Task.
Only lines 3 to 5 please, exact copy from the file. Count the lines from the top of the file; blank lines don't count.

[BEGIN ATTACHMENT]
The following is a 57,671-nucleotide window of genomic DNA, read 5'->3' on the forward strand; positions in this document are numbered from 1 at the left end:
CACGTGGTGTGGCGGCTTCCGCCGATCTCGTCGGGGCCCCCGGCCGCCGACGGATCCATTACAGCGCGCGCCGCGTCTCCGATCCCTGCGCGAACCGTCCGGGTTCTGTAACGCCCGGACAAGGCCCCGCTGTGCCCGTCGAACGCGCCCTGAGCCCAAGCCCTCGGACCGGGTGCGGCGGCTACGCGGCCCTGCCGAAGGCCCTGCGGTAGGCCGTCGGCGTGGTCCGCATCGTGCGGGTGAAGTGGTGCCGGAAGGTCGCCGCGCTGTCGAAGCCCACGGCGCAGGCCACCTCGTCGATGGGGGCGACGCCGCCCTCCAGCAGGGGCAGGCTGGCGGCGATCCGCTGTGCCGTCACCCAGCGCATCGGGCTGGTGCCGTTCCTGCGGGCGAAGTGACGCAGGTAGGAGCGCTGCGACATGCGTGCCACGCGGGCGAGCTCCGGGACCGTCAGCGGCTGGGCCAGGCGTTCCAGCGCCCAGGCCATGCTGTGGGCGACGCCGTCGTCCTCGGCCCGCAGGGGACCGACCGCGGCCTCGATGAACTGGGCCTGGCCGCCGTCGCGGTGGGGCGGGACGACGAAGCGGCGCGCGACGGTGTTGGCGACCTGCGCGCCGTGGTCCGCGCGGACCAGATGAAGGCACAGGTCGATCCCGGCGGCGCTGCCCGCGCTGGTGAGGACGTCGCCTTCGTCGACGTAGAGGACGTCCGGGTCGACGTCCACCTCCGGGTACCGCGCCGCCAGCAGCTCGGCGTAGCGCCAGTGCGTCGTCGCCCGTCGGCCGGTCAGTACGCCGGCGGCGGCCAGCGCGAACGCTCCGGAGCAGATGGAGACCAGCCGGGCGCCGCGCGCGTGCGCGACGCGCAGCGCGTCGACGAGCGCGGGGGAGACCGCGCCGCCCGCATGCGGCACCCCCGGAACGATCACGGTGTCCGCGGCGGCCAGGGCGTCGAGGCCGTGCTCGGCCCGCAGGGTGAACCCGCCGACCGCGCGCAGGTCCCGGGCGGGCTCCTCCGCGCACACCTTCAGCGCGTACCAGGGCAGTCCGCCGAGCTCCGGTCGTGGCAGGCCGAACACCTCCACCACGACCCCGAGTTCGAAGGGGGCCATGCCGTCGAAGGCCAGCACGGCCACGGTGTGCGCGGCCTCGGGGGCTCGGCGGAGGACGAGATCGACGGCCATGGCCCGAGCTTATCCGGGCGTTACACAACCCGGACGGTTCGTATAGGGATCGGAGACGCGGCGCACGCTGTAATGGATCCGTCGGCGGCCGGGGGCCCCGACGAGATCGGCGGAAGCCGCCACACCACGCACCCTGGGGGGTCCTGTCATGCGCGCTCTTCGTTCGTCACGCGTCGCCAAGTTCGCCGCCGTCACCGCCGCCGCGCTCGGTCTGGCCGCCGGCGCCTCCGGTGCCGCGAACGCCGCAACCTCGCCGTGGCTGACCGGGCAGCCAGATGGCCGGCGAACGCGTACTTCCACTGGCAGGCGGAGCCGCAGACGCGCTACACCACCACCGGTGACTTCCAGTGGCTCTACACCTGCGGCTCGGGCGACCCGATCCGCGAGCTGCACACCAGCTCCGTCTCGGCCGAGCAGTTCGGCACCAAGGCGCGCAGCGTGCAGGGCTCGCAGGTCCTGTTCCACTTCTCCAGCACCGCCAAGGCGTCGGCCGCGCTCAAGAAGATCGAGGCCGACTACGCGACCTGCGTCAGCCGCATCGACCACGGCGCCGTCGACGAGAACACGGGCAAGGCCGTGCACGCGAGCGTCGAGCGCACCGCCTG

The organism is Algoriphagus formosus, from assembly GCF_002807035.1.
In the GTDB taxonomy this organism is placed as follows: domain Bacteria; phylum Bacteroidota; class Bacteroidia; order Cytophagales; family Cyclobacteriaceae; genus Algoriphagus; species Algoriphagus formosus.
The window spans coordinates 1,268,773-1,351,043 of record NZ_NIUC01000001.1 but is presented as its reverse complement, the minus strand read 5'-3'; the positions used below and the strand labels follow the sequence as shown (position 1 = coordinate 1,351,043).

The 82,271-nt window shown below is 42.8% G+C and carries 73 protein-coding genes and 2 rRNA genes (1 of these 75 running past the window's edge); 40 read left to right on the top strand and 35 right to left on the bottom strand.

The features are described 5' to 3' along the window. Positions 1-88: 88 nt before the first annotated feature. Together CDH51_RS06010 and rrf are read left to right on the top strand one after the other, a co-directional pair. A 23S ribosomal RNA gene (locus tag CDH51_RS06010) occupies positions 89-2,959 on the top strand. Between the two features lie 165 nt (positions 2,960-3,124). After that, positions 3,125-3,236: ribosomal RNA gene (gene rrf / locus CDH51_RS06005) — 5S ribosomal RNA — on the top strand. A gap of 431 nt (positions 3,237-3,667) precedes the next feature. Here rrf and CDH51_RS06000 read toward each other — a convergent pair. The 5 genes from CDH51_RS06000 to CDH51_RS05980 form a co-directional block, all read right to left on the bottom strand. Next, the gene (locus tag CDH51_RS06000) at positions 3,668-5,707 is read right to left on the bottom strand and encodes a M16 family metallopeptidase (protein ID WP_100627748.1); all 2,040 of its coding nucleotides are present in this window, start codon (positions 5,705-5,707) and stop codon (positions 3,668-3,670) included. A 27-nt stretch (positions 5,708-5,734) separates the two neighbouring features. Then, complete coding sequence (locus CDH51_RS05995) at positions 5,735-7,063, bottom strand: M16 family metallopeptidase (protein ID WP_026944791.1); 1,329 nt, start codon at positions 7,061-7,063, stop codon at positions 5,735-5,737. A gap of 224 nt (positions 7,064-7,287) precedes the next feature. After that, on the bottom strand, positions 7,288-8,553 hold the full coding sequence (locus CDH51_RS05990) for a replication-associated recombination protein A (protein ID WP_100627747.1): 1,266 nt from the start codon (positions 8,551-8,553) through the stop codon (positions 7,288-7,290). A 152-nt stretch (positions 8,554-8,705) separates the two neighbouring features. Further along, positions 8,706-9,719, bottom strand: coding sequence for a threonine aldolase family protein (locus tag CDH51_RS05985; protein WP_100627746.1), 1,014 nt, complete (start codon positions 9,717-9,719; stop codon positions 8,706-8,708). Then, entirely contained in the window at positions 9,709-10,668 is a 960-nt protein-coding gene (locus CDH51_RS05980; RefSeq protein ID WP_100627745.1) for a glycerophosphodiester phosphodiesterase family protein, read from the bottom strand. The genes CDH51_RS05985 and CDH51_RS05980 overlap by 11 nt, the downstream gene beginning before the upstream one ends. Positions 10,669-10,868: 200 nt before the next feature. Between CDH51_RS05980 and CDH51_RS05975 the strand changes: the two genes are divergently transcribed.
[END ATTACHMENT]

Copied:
The organism is Algoriphagus formosus, from assembly GCF_002807035.1.
In the GTDB taxonomy this organism is placed as follows: domain Bacteria; phylum Bacteroidota; class Bacteroidia; order Cytophagales; family Cyclobacteriaceae; genus Algoriphagus; species Algoriphagus formosus.
The window spans coordinates 1,268,773-1,351,043 of record NZ_NIUC01000001.1 but is presented as its reverse complement, the minus strand read 5'-3'; the positions used below and the strand labels follow the sequence as shown (position 1 = coordinate 1,351,043).